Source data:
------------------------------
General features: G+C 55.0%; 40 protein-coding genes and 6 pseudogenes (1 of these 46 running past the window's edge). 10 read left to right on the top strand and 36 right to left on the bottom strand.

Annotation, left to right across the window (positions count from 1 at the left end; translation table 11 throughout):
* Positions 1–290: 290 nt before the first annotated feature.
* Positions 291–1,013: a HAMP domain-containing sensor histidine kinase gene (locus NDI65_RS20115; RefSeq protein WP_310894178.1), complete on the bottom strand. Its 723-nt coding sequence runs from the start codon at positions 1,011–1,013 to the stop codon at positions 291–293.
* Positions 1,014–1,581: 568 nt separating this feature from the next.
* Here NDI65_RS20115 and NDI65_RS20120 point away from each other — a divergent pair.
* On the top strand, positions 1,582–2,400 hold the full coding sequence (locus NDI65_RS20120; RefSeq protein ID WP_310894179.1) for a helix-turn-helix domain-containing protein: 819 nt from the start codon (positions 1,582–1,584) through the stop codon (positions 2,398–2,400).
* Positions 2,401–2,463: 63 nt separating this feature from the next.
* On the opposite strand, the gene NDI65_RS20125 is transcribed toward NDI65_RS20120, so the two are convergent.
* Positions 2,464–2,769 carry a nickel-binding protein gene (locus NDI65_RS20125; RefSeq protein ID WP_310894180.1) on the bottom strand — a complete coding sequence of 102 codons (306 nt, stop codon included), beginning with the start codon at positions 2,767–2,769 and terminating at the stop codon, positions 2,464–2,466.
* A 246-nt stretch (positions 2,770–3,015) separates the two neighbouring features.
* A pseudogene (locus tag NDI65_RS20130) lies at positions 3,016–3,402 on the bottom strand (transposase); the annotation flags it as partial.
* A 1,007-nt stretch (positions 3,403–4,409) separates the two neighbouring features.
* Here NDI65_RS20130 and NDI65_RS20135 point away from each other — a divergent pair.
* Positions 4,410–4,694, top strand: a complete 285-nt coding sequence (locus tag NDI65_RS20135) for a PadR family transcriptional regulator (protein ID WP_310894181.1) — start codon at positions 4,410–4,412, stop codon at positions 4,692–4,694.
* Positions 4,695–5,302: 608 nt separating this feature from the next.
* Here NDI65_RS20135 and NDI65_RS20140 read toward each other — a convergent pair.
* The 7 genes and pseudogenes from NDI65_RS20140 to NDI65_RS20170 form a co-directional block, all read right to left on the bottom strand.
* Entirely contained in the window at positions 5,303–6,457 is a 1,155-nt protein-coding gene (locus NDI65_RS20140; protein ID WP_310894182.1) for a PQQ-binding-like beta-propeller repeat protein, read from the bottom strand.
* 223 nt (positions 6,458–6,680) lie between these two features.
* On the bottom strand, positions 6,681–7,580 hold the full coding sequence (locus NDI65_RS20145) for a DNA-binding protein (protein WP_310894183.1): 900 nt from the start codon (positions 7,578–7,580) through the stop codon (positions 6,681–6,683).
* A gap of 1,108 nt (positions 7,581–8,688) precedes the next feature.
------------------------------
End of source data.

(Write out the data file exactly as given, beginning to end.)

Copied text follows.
General features: G+C 55.0%; 40 protein-coding genes and 6 pseudogenes (1 of these 46 running past the window's edge). 10 read left to right on the top strand and 36 right to left on the bottom strand.

Annotation, left to right across the window (positions count from 1 at the left end; translation table 11 throughout):
* Positions 1–290: 290 nt before the first annotated feature.
* Positions 291–1,013: a HAMP domain-containing sensor histidine kinase gene (locus NDI65_RS20115; RefSeq protein WP_310894178.1), complete on the bottom strand. Its 723-nt coding sequence runs from the start codon at positions 1,011–1,013 to the stop codon at positions 291–293.
* Positions 1,014–1,581: 568 nt separating this feature from the next.
* Here NDI65_RS20115 and NDI65_RS20120 point away from each other — a divergent pair.
* On the top strand, positions 1,582–2,400 hold the full coding sequence (locus NDI65_RS20120; RefSeq protein ID WP_310894179.1) for a helix-turn-helix domain-containing protein: 819 nt from the start codon (positions 1,582–1,584) through the stop codon (positions 2,398–2,400).
* Positions 2,401–2,463: 63 nt separating this feature from the next.
* On the opposite strand, the gene NDI65_RS20125 is transcribed toward NDI65_RS20120, so the two are convergent.
* Positions 2,464–2,769 carry a nickel-binding protein gene (locus NDI65_RS20125; RefSeq protein ID WP_310894180.1) on the bottom strand — a complete coding sequence of 102 codons (306 nt, stop codon included), beginning with the start codon at positions 2,767–2,769 and terminating at the stop codon, positions 2,464–2,466.
* A 246-nt stretch (positions 2,770–3,015) separates the two neighbouring features.
* A pseudogene (locus tag NDI65_RS20130) lies at positions 3,016–3,402 on the bottom strand (transposase); the annotation flags it as partial.
* A 1,007-nt stretch (positions 3,403–4,409) separates the two neighbouring features.
* Here NDI65_RS20130 and NDI65_RS20135 point away from each other — a divergent pair.
* Positions 4,410–4,694, top strand: a complete 285-nt coding sequence (locus tag NDI65_RS20135) for a PadR family transcriptional regulator (protein ID WP_310894181.1) — start codon at positions 4,410–4,412, stop codon at positions 4,692–4,694.
* Positions 4,695–5,302: 608 nt separating this feature from the next.
* Here NDI65_RS20135 and NDI65_RS20140 read toward each other — a convergent pair.
* The 7 genes and pseudogenes from NDI65_RS20140 to NDI65_RS20170 form a co-directional block, all read right to left on the bottom strand.
* Entirely contained in the window at positions 5,303–6,457 is a 1,155-nt protein-coding gene (locus NDI65_RS20140; protein ID WP_310894182.1) for a PQQ-binding-like beta-propeller repeat protein, read from the bottom strand.
* 223 nt (positions 6,458–6,680) lie between these two features.
* On the bottom strand, positions 6,681–7,580 hold the full coding sequence (locus NDI65_RS20145) for a DNA-binding protein (protein WP_310894183.1): 900 nt from the start codon (positions 7,578–7,580) through the stop codon (positions 6,681–6,683).
* A gap of 1,108 nt (positions 7,581–8,688) precedes the next feature.